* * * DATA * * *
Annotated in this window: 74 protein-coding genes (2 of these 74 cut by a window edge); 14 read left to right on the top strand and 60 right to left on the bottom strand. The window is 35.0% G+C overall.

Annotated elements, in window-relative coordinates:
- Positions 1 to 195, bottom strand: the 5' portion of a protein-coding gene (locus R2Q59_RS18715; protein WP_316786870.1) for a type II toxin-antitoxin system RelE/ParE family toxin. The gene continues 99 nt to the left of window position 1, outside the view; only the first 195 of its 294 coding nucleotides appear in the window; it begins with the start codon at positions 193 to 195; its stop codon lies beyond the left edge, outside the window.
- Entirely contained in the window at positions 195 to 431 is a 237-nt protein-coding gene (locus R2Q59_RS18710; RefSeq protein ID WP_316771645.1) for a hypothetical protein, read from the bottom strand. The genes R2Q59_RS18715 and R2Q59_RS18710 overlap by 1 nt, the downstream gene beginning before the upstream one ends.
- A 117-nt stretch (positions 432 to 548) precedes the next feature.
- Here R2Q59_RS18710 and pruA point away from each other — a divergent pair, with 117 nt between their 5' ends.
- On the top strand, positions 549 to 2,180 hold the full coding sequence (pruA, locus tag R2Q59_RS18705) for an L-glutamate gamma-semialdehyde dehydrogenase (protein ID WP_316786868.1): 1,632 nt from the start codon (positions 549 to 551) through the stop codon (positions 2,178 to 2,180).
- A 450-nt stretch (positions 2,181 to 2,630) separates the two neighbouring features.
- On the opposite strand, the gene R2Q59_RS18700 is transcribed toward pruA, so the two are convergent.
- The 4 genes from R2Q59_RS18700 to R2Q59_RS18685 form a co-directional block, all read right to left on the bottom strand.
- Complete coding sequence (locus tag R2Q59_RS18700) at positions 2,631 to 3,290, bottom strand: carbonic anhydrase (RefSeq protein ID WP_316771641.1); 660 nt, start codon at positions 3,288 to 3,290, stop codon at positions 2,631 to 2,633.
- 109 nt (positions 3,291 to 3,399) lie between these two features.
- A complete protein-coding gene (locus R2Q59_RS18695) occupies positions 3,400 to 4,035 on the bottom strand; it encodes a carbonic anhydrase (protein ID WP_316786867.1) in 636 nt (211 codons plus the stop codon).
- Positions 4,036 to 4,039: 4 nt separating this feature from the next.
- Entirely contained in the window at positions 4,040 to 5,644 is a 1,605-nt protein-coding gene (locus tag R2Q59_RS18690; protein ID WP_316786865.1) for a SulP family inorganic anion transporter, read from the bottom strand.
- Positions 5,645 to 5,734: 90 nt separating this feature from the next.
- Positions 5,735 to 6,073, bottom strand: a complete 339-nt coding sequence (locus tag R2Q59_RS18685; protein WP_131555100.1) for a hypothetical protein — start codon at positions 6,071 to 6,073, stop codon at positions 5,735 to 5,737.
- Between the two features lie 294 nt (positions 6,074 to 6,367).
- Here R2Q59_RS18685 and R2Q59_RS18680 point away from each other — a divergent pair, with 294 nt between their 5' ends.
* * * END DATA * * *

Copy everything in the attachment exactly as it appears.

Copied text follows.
Annotated in this window: 74 protein-coding genes (2 of these 74 cut by a window edge); 14 read left to right on the top strand and 60 right to left on the bottom strand. The window is 35.0% G+C overall.

Annotated elements, in window-relative coordinates:
- Positions 1 to 195, bottom strand: the 5' portion of a protein-coding gene (locus R2Q59_RS18715; protein WP_316786870.1) for a type II toxin-antitoxin system RelE/ParE family toxin. The gene continues 99 nt to the left of window position 1, outside the view; only the first 195 of its 294 coding nucleotides appear in the window; it begins with the start codon at positions 193 to 195; its stop codon lies beyond the left edge, outside the window.
- Entirely contained in the window at positions 195 to 431 is a 237-nt protein-coding gene (locus R2Q59_RS18710; RefSeq protein ID WP_316771645.1) for a hypothetical protein, read from the bottom strand. The genes R2Q59_RS18715 and R2Q59_RS18710 overlap by 1 nt, the downstream gene beginning before the upstream one ends.
- A 117-nt stretch (positions 432 to 548) precedes the next feature.
- Here R2Q59_RS18710 and pruA point away from each other — a divergent pair, with 117 nt between their 5' ends.
- On the top strand, positions 549 to 2,180 hold the full coding sequence (pruA, locus tag R2Q59_RS18705) for an L-glutamate gamma-semialdehyde dehydrogenase (protein ID WP_316786868.1): 1,632 nt from the start codon (positions 549 to 551) through the stop codon (positions 2,178 to 2,180).
- A 450-nt stretch (positions 2,181 to 2,630) separates the two neighbouring features.
- On the opposite strand, the gene R2Q59_RS18700 is transcribed toward pruA, so the two are convergent.
- The 4 genes from R2Q59_RS18700 to R2Q59_RS18685 form a co-directional block, all read right to left on the bottom strand.
- Complete coding sequence (locus tag R2Q59_RS18700) at positions 2,631 to 3,290, bottom strand: carbonic anhydrase (RefSeq protein ID WP_316771641.1); 660 nt, start codon at positions 3,288 to 3,290, stop codon at positions 2,631 to 2,633.
- 109 nt (positions 3,291 to 3,399) lie between these two features.
- A complete protein-coding gene (locus R2Q59_RS18695) occupies positions 3,400 to 4,035 on the bottom strand; it encodes a carbonic anhydrase (protein ID WP_316786867.1) in 636 nt (211 codons plus the stop codon).
- Positions 4,036 to 4,039: 4 nt separating this feature from the next.
- Entirely contained in the window at positions 4,040 to 5,644 is a 1,605-nt protein-coding gene (locus tag R2Q59_RS18690; protein ID WP_316786865.1) for a SulP family inorganic anion transporter, read from the bottom strand.
- Positions 5,645 to 5,734: 90 nt separating this feature from the next.
- Positions 5,735 to 6,073, bottom strand: a complete 339-nt coding sequence (locus tag R2Q59_RS18685; protein WP_131555100.1) for a hypothetical protein — start codon at positions 6,071 to 6,073, stop codon at positions 5,735 to 5,737.
- Between the two features lie 294 nt (positions 6,074 to 6,367).
- Here R2Q59_RS18685 and R2Q59_RS18680 point away from each other — a divergent pair, with 294 nt between their 5' ends.